Beyond malignancies, thyroidectomy is also a viable option for patients with symptomatic thyroid masses or goiters. Patients who have compressive symptoms including dysphagia, dyspnea, shortness of breath, and/or hoarseness due to a large goiter should undergo a thyroidectomy. Usually dysphagia to solids is the earliest presenting symptom. Aesthetic concerns due to a goiter may be an indication for thyroidectomy. Another indication includes patients with medically refractory Graves disease or hyperthyroidism.[5]


Uncontrolled severe hyperthyroidism (ie, Graves disease) is a relative contraindication to surgery due to concerns for intraoperative or postoperative thyroid storm. Although thyroidectomy can be performed during pregnancy for malignancy, many authors cite postponing surgery until after delivery if possible, secondary to risks to the fetus from the anesthesia. Indications for surgery during pregnancy include aggressive cancers or airway compromise. If elective thyroid surgery is undertaken during pregnancy, it should be performed during the second trimester if possible.[6, 7]

Anatomy of the thyroid gland

The thyroid gland starts developing on approximately the 24th day of gestation from endodermal epithelial cells on the median surface of the pharyngeal floor—the foramen cecum. It develops caudal to the median tongue bud, which arises from the first pharyngeal arch, and rostral to the copula, which develops from the second pharyngeal pouch. By the seventh gestational week, the thyroid gland descends anterior to the hyoid bone, thyroid cartilage, and cricoids cartilage to rest anterior to the trachea. The path of descent is marked by the thyroglossal duct, a tubular structure of thyroid tissue, that usually obliterates completely between the 7th and 10th gestational week. However, a persistence of the inferior-most aspect of this duct is present in as many as 50% of patients in the form of the pyramidal lobe.[8, 9]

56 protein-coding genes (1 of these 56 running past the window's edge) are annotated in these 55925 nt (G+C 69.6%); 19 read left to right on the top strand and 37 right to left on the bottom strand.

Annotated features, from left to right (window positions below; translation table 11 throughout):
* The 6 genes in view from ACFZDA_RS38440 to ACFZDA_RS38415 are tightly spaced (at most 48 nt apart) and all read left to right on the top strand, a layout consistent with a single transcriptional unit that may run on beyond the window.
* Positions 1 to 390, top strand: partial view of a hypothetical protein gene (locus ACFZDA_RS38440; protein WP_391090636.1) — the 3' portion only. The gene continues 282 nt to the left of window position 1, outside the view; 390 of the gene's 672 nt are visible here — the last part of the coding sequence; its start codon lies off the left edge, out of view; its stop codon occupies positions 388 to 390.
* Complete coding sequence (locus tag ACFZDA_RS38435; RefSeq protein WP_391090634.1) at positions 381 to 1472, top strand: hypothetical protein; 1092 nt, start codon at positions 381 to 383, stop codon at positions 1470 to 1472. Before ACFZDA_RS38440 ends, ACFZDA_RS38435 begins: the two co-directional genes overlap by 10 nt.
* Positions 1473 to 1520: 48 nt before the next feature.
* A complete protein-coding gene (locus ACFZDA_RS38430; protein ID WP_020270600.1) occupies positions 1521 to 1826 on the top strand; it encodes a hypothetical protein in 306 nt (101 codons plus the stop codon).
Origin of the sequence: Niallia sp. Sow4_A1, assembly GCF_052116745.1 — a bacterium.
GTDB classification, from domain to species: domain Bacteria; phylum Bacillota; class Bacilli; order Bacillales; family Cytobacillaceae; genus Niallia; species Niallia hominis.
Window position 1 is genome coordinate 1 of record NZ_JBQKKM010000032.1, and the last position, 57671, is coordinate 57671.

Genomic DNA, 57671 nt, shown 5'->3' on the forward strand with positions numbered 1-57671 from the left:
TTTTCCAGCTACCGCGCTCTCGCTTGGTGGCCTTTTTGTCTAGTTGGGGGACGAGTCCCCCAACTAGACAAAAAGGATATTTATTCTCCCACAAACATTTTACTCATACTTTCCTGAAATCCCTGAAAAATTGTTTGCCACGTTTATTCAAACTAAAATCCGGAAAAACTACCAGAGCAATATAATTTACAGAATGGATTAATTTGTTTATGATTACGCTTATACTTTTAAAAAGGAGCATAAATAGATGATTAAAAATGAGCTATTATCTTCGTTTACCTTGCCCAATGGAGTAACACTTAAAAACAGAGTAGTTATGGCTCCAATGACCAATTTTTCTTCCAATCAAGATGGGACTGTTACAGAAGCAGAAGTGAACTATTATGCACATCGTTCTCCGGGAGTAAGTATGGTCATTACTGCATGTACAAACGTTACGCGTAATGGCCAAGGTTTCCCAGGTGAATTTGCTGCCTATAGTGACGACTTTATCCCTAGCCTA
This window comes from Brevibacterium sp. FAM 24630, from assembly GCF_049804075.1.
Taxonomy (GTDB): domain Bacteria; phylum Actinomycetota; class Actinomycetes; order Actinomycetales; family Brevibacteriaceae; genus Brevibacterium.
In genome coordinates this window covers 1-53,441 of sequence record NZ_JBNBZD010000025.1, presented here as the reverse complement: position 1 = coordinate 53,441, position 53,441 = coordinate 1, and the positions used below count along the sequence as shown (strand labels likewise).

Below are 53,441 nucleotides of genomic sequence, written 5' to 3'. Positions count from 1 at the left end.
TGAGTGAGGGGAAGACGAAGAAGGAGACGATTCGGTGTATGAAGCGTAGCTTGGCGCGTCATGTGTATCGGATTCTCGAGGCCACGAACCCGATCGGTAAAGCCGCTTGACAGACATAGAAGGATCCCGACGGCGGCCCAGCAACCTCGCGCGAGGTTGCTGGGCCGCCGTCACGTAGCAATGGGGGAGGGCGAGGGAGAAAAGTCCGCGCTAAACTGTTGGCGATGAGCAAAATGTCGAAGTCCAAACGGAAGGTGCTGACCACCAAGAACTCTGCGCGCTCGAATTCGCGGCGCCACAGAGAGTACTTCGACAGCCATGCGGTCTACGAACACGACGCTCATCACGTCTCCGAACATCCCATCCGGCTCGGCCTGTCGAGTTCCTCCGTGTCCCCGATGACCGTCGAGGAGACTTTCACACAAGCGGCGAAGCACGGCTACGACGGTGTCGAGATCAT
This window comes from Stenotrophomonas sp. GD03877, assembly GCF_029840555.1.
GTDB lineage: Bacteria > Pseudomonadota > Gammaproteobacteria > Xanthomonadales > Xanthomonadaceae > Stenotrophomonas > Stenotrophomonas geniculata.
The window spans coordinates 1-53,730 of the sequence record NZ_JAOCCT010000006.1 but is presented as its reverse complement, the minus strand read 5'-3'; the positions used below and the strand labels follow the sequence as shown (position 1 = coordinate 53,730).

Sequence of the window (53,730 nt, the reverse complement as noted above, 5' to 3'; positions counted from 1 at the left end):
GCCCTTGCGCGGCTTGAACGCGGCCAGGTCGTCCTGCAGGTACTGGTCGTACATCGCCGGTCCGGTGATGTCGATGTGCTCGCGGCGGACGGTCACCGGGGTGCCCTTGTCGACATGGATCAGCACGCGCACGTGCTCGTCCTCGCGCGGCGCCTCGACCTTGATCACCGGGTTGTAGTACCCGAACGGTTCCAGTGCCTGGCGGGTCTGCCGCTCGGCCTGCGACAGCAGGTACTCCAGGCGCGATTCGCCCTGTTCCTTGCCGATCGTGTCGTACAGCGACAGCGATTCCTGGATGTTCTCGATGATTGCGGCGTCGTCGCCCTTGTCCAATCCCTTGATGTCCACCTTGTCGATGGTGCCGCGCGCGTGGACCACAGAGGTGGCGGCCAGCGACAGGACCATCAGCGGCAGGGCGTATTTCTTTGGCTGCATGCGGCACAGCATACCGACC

Thyroid embryology. Thyroid embryology.

The fully developed thyroid gland is composed of 2 lateral lobes and a central isthmus with or without a pyramidal lobe (40-50%). The thyroid lies in the middle layer of the deep cervical fascia and is attached from its superior-medial aspect to the thyroid and cricoid cartilages via the anterior suspensory ligament. Berry’s ligament (the posterior suspensory ligament) connects the posterior-medial aspect to the first and second tracheal ring and the cricoid cartilage. The sternohyoid and sternothyroid muscles cover the thyroid gland anteriorly. The tubercle of Zuckerkandl extends off of the posterior and lateral aspect of the thyroid lobes.[8, 9]